In today’s Twitterverse, it doesn’t take much to get noticed as a digital opportunist. You can insert yourself into a national debate, a blazing scandal, a hot topic or the trending line of a hot athlete. But the real question remains – did you do it for the right PR or the wrong PR?

Good, bad or indifferent – many companies find themselves pondering whether to insert themselves into a news timeline.

Some do it to raise money, such as a recent email from Indiana Sen. Vi Simpson asking people to donate to her party after national media derided a fellow GOP legislator for berating the Girl Scouts. That may have promoted GOP House Leader to munch on thin mints and wear his Scouts badge apparel one day to mug for the cameras. Simpson smartly used media to make her email smackdown. And she’s getting some headlines of her own this session as a result.

Then there’s the drive for pure and simple notoriety, like the woman who claimed she was a sorority girl asking out “Jerry Linn,” who she says just won the Super Bowl for the New York Giants. Though wrong on multiple counts (she isn’t a sorority woman and she clearly doesn’t know her facts between basketball and football), her YouTube video (as of this airing) has been viewed more than 550,000 times. Sports media (unsmartly) blasted this one out and didn’t even bother to check whether it was real. Punked is as punked does.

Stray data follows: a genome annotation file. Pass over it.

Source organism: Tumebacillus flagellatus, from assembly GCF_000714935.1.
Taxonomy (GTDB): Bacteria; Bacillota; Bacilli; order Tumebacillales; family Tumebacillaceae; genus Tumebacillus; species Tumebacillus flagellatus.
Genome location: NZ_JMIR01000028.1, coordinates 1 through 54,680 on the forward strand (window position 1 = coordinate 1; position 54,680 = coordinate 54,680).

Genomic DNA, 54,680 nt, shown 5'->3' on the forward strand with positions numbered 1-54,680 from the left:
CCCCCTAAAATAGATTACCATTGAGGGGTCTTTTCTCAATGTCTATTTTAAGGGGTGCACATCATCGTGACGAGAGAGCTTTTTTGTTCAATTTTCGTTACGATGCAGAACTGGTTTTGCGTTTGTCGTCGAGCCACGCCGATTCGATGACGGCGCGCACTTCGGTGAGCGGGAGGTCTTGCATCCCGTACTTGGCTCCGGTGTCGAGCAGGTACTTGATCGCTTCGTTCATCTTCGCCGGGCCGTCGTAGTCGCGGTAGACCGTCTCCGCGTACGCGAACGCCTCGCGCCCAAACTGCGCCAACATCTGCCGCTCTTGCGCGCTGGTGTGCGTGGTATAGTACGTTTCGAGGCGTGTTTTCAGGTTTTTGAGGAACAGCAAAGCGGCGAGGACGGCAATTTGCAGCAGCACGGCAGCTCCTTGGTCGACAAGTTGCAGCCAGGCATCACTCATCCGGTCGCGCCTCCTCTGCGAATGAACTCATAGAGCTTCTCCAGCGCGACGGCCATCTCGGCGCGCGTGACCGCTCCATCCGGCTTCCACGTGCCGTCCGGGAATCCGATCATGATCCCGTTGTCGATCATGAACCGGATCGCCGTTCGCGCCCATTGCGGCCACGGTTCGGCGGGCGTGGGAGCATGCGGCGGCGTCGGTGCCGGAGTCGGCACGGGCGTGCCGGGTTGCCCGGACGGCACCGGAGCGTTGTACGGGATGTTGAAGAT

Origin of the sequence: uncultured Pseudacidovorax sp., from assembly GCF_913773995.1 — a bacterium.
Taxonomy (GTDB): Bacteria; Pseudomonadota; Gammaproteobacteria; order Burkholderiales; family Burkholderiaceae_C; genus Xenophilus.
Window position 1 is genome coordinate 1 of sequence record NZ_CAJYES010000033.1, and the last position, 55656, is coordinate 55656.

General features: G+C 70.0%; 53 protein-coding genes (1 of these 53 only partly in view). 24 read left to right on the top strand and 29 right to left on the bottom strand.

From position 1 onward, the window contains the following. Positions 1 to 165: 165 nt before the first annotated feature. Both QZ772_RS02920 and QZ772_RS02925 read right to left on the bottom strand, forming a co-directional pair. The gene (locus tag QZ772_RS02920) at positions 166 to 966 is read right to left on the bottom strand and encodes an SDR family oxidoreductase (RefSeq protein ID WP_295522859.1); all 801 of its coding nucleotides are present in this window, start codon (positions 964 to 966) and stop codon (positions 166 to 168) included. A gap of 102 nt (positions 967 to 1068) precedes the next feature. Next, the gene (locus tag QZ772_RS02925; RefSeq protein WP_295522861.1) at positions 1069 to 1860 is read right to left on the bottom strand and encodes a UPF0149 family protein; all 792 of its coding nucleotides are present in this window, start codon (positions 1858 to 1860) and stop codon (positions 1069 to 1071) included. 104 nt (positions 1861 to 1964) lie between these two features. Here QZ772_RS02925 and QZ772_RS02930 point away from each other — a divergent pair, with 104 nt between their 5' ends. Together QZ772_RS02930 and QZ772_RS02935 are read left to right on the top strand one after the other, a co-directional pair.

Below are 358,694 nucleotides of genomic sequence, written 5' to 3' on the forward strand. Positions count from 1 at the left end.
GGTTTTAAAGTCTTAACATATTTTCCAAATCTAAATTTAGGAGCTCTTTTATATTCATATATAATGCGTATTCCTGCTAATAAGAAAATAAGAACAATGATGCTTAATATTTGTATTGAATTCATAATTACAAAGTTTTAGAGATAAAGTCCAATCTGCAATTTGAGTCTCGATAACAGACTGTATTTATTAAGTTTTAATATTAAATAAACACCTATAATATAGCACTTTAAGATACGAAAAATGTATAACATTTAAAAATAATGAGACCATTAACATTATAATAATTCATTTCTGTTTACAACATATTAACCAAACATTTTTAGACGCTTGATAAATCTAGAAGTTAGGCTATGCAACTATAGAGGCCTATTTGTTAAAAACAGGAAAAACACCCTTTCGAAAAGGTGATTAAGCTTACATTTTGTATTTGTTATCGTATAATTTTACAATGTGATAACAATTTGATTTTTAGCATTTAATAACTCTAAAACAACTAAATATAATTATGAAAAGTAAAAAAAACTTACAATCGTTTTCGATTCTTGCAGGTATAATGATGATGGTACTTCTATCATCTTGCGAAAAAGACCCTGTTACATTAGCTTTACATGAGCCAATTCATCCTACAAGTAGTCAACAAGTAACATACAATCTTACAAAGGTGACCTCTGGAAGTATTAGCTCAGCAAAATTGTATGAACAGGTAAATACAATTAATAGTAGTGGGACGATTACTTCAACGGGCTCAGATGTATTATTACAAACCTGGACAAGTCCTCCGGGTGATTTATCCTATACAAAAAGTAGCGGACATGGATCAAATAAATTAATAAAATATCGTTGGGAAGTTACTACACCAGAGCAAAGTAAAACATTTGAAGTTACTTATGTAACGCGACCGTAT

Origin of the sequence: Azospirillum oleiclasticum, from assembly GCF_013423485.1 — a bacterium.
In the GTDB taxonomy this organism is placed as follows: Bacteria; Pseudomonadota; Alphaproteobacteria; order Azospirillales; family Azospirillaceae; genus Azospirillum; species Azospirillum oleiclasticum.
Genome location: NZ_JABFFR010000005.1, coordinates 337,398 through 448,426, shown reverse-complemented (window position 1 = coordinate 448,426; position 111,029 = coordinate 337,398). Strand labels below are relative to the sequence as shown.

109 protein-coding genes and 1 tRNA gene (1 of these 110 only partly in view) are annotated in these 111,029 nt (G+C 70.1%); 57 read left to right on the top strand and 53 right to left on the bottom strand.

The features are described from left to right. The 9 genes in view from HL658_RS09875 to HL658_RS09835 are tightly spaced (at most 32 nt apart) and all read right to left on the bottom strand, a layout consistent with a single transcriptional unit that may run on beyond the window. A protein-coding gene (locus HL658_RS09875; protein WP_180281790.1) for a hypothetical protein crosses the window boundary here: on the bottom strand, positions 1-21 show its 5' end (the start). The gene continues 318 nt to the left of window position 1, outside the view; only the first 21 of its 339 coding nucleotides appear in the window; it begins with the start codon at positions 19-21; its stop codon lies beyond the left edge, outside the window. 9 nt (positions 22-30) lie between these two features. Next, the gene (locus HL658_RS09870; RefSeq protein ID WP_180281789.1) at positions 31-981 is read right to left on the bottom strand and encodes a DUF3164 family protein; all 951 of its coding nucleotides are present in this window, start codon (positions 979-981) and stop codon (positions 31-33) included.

Jeremy Lin, by Fast Company’s most recent update, is “all things to all people.” Perhaps that’s why others want to ride on his “universal reliability” as he shines in the NBA.

Getting noticed is part of the opportunity created by opportunists.

My Indy Star friend Bill McCleery sparked my interest in the subject when he posted a hand-drawn sign on his Facebook page with credit to the Purple Lotus Kava Bar in West Palm Beach, Florida.

It reads:

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